Much more than just a recommendation...

Posted on: 2nd February 2024

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Don’t sit on the fence when it comes to enhancing the look of your outdoor space

WHETHER you are looking to introduce structure within your garden, create a little privacy or mark your boundary – fencing can be fabulous for many practical and aesthetic reasons.

Let’s take a look at a few ways in which fencing, if installed professionally, can enhance your garden. 


If your garden is looking less than glorious as a result of the winter, then now is a perfect time to think about repairing or replacing your fencing to bring some structure, definition, texture, and a little love back to your outdoor space.

Imagine getting back out into your garden in the spring with a whole new look to enjoy. With robust fencing defining or outlining your outdoor space, there will be a chance to paint the panels to suit your own style, and introduce trellis fencing to entice the growth of seasonal climbing plants – from spring flowering Montana clematis to scented summer roses or even evergreen ivy to cover a bare space. 
Fence with lights

Let’s not forget about lighting! Fences are great for hanging strings of twinkly solar lighting on – perfect for any time of the year. 


Whatever the size of your garden, having your own private space is most likely to be at the top of your priority list. Fencing is the ideal way of creating your own uninterrupted haven of happiness – whether you just want to relax with a good book, enjoy a family BBQ or potter over your plants.

Some people may opt for ‘live’ fencing; conifers, large shrubs or hedging for example. However, these may be quite maintenance heavy, so this is where fencing is a really good alternative – provided it is well constructed to begin with and repaired if damaged by the elements.

Among the most popular fencing for back gardens is close-board/feather board – a strong, solid fence erected with vertical feather-edge wooden boards creating a neat and attractive look.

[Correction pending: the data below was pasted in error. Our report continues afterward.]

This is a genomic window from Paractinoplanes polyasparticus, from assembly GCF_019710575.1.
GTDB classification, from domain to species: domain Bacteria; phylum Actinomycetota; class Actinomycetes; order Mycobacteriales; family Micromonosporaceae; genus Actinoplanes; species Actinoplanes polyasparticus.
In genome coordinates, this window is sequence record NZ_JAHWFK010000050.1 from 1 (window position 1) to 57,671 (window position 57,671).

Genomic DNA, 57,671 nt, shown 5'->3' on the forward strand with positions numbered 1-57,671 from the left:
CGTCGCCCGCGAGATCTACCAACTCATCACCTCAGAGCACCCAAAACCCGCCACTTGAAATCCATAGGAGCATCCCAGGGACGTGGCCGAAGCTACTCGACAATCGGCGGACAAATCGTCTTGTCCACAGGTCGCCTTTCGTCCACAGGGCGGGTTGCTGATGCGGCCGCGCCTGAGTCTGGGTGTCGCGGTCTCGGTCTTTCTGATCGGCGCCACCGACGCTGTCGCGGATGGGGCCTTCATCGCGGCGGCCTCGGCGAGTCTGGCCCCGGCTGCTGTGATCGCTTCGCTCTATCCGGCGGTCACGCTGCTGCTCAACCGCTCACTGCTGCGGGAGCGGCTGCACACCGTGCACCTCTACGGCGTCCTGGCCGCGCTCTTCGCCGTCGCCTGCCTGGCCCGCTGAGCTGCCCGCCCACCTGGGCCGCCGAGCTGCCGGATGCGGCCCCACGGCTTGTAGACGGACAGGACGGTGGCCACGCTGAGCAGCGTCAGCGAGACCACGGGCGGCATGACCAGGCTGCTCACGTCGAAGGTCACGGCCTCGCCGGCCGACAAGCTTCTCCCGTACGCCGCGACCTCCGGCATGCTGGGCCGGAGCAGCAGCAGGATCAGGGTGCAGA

A well-built, solid fence will make it harder for opportunist thieves to access your garden. Broken panels or damaged fencing could provide easier access in comparison and given the impression that security is weak. 

Marking a boundary

A boundary dispute is one of the most common disputes in the UK, and usually occurs when a neighbour puts up a fence or wall marking out their boundary without confirming with the neighbours. Problems can also arise when a neighbour sells a property, and another neighbour erects a fence overnight outlining their ‘new’ boundary lines! This type of behaviour can quickly deteriorate into a neighbour dispute, which will include court costs with chartered surveyors and solicitor fees!

So, there are few things to think about before going full steam ahead with your fencing:

  • If you and your neighbour are on good terms, share your plans with them. Approach your neighbour and explain you want to fence off your garden/land area and ensure they agree with what you are proposing.
  • Take photos of the boundary lines you have agreed upon.
  • Use a string line and stakes to come to an agreement before you erect the fence or brick wall.
  • Check land registry plans or your house deeds to give you a better understanding of where the boundary walls should fall.

To find a specialist fencing company within your local area – click here.

More about Safe Local Trades

Safe Local Trades 0800 014 1832 Allia Future Business Centre, Peterborough United Football Club, Peterborough, Cambs, PE2 8AN